Powder Her Face is a 1995 chamber opera by Thomas Adès based on Margaret Campbell, duchess of Argyll, whose real-life 1963 divorce created a sensational sex scandal in England. Her husband accused her of infidelity, introducing a set of explicit Polaroid photos as evidence in court. Later in life, she squandered her fortune and ended up living in a hotel suite. This is where the opera finds her, as she slips into the past, conjuring scenes set in the 1930s through ‘70s.
Both the 24-year-old Adès and his librettist, Philip Hensher, were drawn to the tabloid tale when they were commissioned by London’s Almeida Opera. “The Almeida didn’t disguise their complete bewilderment at what we were proposing,” Hensher told The Guardian in 2008. “The director of opera said he had no idea what I meant when I said I wanted it to seem like scenes from the life of a medieval saint, only with shopping expeditions instead of miracles.” The opera was met with a mix of outrage and admiration after its premiere—and is now one of the most frequently produced operas of the late 20th century.
Since then, Adès has become one of Britten’s most popular composers, writing two more operas: The Tempest (2003) for the Royal Opera House, Covent Garden, and The Exterminating Angel (2016) for the Salzburg Festival, Royal Opera House, Metropolitan Opera, and Royal Danish Opera. He has also written extensively for the concert hall, including a recently acclaimed piano concerto for the Boston Symphony, and he performs internationally as a conductor and pianist.
Alongside these new works, Adès has revisited Powder Her Face over the years, first extracting three movements in 2007 as Dances from Powder Her Face. Since the original score used only a small pit band, he rescored the music for large orchestra, creating lusher sonorities and arranging some of the vocal lines for instruments. The suite was premiered by the Philharmonia Orchestra at the Aldeburgh Festival in June 2007, where Adès was artistic director. Later he created two longer suites from the opera, and in 2018 lightly retouched the original and renamed it Three-piece Suite (Suite No. 1)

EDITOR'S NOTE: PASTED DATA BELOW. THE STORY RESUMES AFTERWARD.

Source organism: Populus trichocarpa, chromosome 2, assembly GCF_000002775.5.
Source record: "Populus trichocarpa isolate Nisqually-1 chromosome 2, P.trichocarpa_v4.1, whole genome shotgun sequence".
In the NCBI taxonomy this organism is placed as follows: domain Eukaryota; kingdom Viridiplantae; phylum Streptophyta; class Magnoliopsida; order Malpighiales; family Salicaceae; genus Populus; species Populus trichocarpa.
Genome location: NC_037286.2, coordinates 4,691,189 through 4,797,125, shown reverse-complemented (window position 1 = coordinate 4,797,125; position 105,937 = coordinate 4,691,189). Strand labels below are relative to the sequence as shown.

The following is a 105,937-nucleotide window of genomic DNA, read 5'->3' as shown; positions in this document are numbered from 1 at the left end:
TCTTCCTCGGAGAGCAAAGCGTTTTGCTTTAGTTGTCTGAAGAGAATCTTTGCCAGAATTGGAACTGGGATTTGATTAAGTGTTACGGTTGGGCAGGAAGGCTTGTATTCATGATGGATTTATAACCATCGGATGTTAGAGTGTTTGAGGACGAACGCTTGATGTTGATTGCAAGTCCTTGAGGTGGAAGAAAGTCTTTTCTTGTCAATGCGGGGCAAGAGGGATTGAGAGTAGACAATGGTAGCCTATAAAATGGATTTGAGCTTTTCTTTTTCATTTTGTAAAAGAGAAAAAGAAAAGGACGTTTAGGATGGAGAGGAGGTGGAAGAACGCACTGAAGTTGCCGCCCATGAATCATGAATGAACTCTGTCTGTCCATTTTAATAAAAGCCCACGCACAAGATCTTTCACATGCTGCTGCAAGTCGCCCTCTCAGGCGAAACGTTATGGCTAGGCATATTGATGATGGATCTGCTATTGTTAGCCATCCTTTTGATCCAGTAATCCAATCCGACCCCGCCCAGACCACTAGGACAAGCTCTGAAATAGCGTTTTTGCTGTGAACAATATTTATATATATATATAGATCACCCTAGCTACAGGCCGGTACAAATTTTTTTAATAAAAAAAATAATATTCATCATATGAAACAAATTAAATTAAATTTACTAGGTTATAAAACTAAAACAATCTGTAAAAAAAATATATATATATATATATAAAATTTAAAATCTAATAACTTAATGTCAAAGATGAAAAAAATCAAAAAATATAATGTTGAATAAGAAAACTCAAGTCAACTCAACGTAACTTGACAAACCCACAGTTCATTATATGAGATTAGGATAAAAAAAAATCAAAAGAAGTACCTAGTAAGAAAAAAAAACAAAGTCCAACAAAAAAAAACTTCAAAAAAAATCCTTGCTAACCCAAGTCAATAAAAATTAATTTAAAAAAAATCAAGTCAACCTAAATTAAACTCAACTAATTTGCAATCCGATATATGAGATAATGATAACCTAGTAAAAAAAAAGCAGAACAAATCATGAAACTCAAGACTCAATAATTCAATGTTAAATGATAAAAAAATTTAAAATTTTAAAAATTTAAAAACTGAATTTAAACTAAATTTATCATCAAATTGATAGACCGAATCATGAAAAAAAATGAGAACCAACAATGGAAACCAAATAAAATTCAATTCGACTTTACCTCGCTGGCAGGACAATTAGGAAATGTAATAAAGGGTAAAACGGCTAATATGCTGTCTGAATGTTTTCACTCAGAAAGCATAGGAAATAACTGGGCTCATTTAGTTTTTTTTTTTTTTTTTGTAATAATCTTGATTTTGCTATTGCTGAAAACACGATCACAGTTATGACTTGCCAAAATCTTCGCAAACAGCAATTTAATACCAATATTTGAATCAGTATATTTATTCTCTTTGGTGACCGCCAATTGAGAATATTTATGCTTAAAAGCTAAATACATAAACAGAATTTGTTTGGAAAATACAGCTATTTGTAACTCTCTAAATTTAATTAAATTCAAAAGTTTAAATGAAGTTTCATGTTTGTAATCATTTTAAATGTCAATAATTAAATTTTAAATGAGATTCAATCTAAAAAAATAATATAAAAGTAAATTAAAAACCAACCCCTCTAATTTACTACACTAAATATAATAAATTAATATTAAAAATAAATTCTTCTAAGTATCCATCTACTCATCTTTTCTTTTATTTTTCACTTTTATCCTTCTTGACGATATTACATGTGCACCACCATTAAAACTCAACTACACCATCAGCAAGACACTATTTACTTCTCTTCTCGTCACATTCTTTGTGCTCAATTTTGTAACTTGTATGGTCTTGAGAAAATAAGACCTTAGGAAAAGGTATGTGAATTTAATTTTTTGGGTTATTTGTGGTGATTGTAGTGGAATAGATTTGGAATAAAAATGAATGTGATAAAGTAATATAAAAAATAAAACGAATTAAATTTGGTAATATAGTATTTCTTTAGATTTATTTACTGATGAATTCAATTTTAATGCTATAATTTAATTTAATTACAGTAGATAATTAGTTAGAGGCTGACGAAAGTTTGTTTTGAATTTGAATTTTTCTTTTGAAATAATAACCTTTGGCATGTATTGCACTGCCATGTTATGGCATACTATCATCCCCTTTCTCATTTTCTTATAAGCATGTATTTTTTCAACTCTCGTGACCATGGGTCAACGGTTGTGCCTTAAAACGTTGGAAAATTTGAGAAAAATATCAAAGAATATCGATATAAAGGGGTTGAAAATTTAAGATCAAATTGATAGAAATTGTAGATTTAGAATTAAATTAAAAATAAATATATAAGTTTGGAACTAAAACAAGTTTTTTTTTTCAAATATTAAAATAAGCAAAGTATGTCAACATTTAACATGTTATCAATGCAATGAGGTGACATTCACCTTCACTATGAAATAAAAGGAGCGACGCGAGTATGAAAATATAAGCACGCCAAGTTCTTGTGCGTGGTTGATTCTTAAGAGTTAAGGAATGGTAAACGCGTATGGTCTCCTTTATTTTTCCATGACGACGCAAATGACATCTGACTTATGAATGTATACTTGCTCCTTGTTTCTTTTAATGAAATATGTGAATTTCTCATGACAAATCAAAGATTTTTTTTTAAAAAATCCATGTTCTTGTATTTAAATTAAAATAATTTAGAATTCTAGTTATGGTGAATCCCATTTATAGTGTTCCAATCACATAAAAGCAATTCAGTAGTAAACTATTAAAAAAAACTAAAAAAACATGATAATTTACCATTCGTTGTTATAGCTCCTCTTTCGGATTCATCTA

Three-Piece Suite (Suite No. 1) (2018)
The Overture and Finale are the opera’s first and last numbers, so we hear its heart-racing opening and spluttering ending on either side of a radically pared-down middle (in total, about 15 minutes of music, in contrast with the opera’s two-hour runtime). Adès’s music is so vivid it keeps its narrative coherence even in this shortened form.
In the Overture, a maid and an electrician fool around in the Duchess’s hotel room, laughing and mocking the destitute old woman behind her back. A woozy tango evokes her glamorous youth through the fog of memory, while two clarinets set the tawdry tone that defines the whole suite.
The Waltz flashes back to her 1934 wedding. In the original aria, an enviously sardonic waitress looks on and observes, “Fancy being rich. Fancy being lovely. Fancy having money to waste, and not minding it … She doesn’t look happy. She looks rich.”
The Finale returns to the hotel room in 1990, where the elderly Duchess is being evicted. The music comes apart at the seams, disintegrating in keeping with her state of denial. In what Adès originally termed the “Ghost Epilogue,” the maid and electrician continue to fool around as they strip the bed, fold the sheets, finally quit their hijinks, and turn out the lights.
Powder Her Face Suite (2017)
- Scene with Song
- Wedding March
- Hotel Manger’s Aria “It is too late”
For the 2017 Powder Her Face Suite, Adès added five more movements, including some vocal writing transcribed for purely instrumental forces. The expanded suite was co-commissioned by the Berlin Philharmonic, the Danish National Symphony Orchestra, the London Philharmonic Orchestra, the Philadelphia Orchestra, Carnegie Hall, and the St. Louis Symphony Orchestra.
Scene with Song comes from the opera’s opening, where a maid and an electrician fool around in the Duchess’s hotel room, laughing and mocking the old woman behind her back. Wedding March, Waltz, and Ode call back to her earlier life and draw on the popular dance styles of the time. Paperchase finds the Duke searching for incriminating evidence. In the libretto’s stage directions, “he goes over to the trunk and starts pulling out clothes and letters. Papers scatter everywhere, on the floor, on the bed… finally in the last drawer, he finds a camera. He rips it open and pulls out the film.” Hotel Manager’s Aria and Finale return to the end of the Duchess’s life, when she is evicted from the hotel. The Manager, originally sung by a bass, and here portrayed by the horn, is an avatar of death.